I appreciate Jason’s post. I have been giving the same advice to my students for some time (although few listen, alas). I can usually draw on whatever search we are conducting and give them a sense of the numbers. This year, for example, we had a tenure track search.
- Number of applicants: 188
- Number of applicants invited to interview on campus: 4
Off this pool, my guess is that the same 20-30 PhDs will compete for all the decent tenure track jobs. A few applicants will get multiple interviews and offers. But most will never get anything but a form letter thanking them for their interest. The odds are the worst if you are coming from anything but a top 20 program and are not a member of an historically underrepresented group (and no, this category does not include Christians, Mormons, libertarians, natural law theorists, etc., etc.).
But the issues go well beyond the abysmal market that current exists. There have been down markets before and “lost generations” of academics. But there have been good markets as well (even though, under the best of circumstances, I would guess that most PhDs will never get placed).
The other day, one of my colleagues asked: “How long do you think tenure will exist? Do you think we are the last generation?” Interesting questions. The current model may not be sustainable in the long-run, and there are so many incentives to hire adjuncts instead of tenure track faculty. I am quite dubious of the merits of tenure, by the way, even if I am quite happy to have tenure and an endowed chair that supplies me with a decent research budget.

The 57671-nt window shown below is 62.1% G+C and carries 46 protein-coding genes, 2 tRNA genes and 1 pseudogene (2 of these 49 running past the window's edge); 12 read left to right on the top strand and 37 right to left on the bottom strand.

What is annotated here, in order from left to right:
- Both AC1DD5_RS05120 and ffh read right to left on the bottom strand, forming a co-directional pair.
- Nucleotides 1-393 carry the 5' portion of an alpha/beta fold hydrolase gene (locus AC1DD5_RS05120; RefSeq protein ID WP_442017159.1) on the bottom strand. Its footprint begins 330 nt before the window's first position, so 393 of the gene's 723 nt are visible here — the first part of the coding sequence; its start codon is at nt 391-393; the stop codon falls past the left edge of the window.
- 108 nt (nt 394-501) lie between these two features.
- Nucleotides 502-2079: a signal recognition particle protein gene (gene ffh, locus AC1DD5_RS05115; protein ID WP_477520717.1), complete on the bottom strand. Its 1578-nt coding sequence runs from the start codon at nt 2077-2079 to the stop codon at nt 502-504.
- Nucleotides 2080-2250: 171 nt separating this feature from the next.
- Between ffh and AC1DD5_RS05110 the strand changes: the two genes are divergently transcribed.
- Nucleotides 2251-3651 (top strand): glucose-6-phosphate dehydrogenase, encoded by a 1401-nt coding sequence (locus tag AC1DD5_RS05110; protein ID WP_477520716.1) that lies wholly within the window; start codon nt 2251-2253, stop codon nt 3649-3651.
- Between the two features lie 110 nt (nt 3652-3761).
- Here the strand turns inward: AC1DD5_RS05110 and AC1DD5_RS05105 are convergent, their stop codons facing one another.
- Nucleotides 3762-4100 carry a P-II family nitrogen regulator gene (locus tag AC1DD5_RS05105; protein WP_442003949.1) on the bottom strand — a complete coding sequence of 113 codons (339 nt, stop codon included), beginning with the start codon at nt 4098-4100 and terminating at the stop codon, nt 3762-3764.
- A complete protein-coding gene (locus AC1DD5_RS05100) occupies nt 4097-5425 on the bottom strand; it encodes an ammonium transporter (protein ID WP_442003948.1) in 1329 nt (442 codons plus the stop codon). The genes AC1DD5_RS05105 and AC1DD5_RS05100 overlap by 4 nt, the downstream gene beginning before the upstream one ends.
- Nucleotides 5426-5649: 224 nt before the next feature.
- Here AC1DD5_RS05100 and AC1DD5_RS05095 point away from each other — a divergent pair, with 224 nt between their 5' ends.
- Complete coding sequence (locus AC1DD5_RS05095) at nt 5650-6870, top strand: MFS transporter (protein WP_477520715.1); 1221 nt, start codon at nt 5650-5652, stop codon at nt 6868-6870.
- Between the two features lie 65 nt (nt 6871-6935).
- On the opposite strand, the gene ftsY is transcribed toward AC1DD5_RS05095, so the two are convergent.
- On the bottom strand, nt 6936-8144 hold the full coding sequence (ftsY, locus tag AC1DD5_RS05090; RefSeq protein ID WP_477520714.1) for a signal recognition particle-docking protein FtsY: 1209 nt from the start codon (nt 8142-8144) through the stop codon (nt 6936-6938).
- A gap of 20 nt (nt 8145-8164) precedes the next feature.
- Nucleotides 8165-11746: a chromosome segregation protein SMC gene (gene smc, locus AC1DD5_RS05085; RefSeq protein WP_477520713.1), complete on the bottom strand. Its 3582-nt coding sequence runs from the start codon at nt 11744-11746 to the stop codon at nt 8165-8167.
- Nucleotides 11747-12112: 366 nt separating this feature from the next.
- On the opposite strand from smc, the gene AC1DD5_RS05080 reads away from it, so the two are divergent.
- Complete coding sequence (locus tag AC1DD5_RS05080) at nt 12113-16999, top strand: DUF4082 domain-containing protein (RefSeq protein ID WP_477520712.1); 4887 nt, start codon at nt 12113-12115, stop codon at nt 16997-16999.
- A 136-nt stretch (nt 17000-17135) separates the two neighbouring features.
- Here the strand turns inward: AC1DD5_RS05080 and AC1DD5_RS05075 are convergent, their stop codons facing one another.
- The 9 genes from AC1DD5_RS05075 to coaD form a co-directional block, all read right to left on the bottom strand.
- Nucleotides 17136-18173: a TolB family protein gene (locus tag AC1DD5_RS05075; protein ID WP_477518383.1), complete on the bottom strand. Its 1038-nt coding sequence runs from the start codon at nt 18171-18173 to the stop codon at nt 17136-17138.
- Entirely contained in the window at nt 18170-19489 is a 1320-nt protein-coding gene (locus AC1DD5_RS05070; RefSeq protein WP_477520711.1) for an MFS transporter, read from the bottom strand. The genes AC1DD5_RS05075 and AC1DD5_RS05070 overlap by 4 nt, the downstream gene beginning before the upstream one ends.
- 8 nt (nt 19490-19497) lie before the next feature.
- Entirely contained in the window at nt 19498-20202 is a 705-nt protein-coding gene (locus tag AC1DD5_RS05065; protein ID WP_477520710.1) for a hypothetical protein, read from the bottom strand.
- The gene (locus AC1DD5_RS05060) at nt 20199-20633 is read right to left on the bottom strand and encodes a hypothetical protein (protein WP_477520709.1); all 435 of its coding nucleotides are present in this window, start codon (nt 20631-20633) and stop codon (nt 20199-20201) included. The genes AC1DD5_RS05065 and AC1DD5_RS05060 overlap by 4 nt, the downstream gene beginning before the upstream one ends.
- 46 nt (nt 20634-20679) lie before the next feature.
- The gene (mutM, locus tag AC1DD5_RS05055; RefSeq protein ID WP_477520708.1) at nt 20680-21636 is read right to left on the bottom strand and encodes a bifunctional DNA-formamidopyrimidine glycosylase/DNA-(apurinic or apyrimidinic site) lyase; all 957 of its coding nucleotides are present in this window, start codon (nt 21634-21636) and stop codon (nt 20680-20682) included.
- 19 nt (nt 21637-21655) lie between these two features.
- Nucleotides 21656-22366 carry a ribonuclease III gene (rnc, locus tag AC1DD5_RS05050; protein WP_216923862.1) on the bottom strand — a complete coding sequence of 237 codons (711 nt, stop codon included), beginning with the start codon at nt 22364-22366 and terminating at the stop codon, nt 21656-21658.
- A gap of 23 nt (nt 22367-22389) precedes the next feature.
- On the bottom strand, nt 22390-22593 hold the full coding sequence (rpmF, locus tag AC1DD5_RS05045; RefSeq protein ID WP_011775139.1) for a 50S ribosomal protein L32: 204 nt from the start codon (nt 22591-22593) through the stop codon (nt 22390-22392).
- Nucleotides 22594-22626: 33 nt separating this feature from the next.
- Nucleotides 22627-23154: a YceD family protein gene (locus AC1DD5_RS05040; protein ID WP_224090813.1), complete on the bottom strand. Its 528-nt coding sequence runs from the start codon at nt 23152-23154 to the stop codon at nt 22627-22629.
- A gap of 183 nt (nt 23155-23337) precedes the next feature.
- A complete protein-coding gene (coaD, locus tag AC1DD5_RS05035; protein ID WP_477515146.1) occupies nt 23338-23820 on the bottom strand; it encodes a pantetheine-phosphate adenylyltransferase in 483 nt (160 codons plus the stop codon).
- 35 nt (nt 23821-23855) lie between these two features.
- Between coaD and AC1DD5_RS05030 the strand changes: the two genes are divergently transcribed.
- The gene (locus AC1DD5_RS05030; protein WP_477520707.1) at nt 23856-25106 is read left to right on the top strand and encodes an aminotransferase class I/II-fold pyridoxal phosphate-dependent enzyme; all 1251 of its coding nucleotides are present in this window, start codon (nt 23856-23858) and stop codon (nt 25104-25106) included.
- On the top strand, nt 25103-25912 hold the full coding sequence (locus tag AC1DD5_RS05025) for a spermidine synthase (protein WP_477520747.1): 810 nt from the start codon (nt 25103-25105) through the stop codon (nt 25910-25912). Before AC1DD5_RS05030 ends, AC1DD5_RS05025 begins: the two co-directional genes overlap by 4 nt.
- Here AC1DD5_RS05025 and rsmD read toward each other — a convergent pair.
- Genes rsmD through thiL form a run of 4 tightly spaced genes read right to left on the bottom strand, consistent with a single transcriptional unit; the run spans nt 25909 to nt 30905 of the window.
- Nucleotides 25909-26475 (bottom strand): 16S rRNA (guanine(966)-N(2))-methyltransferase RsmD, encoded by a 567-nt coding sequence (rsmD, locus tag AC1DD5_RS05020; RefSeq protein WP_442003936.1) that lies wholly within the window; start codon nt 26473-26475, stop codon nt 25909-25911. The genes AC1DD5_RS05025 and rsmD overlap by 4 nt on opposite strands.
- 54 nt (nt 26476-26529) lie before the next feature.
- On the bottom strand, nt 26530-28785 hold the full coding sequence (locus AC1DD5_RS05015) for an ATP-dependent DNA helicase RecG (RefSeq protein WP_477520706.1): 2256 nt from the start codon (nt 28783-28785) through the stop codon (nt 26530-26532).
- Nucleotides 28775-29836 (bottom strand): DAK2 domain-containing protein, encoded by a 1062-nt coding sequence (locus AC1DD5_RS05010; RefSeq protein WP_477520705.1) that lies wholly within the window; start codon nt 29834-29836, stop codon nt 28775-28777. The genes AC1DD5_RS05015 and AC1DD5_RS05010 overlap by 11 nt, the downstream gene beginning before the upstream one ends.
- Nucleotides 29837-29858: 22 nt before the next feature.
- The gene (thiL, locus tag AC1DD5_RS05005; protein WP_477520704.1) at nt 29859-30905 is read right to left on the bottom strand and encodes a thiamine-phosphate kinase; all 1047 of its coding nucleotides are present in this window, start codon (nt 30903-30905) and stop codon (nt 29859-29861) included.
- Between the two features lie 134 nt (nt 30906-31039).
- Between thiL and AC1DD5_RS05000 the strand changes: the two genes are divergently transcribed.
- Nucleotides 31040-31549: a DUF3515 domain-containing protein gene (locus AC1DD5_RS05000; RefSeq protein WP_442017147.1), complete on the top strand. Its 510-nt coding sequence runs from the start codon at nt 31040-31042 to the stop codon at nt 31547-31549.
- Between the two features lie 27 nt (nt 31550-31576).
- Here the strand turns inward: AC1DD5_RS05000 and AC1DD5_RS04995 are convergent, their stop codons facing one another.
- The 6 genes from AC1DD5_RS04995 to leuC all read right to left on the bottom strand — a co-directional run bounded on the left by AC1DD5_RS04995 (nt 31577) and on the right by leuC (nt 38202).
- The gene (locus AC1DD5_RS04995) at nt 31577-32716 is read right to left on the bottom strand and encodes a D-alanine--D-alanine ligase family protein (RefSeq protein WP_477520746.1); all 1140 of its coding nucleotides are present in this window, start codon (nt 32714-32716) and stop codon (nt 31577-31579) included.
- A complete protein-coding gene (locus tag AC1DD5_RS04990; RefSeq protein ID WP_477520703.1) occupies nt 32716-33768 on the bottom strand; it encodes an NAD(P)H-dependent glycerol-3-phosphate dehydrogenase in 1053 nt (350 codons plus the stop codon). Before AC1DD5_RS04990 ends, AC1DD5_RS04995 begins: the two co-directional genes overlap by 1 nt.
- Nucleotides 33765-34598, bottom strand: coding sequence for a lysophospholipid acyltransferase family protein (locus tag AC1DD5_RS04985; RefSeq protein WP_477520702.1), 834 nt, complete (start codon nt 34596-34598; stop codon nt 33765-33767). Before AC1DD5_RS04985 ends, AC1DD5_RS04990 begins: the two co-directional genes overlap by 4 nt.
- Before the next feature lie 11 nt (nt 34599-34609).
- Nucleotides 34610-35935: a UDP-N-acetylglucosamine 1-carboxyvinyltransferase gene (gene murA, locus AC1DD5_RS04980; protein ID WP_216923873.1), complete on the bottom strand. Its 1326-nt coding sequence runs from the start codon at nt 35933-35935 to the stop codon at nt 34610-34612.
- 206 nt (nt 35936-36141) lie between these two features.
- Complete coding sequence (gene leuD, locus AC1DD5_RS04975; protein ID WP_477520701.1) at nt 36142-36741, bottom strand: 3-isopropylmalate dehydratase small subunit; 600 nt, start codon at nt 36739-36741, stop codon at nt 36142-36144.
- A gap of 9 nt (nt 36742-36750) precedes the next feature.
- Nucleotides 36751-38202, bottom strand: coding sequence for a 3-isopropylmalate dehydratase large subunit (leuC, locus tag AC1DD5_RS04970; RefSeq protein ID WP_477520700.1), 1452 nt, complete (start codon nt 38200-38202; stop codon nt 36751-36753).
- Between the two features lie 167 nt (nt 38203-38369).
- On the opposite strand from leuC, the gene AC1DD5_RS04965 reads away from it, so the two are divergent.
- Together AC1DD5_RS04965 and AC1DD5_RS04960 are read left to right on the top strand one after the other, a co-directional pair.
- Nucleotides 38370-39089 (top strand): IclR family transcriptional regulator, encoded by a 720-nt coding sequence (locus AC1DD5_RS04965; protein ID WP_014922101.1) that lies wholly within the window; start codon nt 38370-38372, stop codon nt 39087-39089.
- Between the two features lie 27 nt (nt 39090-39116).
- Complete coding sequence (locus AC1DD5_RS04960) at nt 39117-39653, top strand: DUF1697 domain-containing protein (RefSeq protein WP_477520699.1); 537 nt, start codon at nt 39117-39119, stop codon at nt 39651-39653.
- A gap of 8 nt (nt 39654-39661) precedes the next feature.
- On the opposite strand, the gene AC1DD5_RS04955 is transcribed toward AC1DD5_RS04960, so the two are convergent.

But the real disruption is on the way. As I noted to my colleague, so many universities are now providing courses free on the internet (In the past year, I’ve watched a course on game theory from Yale, a course on political theory from Oxford, and a number of assorted lectures from a variety of universities. All were excellent. All were free and available on my iPad). As soon as some enterprising organization decides to allow students to take whatever courses they want online, administer exams, and credential students, the prevailing model of higher education will find itself under a significant assault. Certainly, there will always be wealthy parents who want their children to attend a “name brand” university or elite liberal arts college largely as a means of signaling their social status to their peers (those university stickers really dress up that old Volvo). But I am dubious that these institutions will still see the merit of tenure, and even if they do, there will be far fewer positions available to the stunning number of PhDs who are on the market.
A few days after my conversation, I followed a link from Marginal Revolution and discovered that the new model is being rolled out. Under the University of Wisconsin’s “Flexible Option,” students will be able to “complete their education independently through online courses, which have grown in popularity through efforts by companies such as Coursera, edX and Udacity.” You can read the full story here (WSJ).
Bottom Line: follow Jason’s advice.
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